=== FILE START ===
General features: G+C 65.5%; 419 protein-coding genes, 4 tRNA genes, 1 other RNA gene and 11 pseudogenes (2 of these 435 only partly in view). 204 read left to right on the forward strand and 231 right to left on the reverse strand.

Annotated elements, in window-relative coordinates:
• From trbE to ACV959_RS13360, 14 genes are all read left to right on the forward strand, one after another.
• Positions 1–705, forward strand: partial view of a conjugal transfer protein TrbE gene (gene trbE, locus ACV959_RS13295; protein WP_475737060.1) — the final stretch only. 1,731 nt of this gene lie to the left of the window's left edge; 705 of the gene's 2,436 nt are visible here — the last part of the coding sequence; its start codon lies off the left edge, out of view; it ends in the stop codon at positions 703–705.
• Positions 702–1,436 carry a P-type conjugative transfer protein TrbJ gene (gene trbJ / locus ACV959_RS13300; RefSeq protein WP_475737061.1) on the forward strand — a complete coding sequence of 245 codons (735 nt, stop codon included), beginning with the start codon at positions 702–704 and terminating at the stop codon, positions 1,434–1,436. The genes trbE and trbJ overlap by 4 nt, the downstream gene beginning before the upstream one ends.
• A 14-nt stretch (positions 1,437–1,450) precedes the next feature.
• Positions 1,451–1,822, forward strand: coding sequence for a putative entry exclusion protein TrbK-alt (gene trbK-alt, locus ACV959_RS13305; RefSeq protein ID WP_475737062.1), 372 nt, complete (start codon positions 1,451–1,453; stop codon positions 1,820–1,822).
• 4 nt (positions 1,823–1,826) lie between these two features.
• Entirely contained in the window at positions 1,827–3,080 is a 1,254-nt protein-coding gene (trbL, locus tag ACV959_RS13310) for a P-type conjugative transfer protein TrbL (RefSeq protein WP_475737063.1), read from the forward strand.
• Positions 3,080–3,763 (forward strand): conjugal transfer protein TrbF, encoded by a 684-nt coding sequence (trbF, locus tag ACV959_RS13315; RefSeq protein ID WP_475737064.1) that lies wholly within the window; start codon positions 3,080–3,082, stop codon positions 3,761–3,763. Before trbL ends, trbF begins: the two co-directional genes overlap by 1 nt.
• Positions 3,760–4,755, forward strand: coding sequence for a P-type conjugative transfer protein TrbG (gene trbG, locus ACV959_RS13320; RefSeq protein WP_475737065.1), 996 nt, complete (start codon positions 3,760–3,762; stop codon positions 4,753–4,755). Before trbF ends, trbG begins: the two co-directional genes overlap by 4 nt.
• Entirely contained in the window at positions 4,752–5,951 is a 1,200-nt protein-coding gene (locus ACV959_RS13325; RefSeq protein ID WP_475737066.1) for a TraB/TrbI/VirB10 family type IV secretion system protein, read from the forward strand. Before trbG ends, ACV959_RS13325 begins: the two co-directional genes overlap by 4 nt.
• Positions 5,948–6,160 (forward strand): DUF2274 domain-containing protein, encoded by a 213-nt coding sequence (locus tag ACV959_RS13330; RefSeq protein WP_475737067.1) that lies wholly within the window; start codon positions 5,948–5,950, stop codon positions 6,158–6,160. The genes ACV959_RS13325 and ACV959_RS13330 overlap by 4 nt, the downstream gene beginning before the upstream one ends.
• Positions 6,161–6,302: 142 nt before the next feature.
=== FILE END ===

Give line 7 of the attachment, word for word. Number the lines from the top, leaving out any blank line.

• Positions 1,451–1,822, forward strand: coding sequence for a putative entry exclusion protein TrbK-alt (gene trbK-alt, locus ACV959_RS13305; RefSeq protein ID WP_475737062.1), 372 nt, complete (start codon positions 1,451–1,453; stop codon positions 1,820–1,822).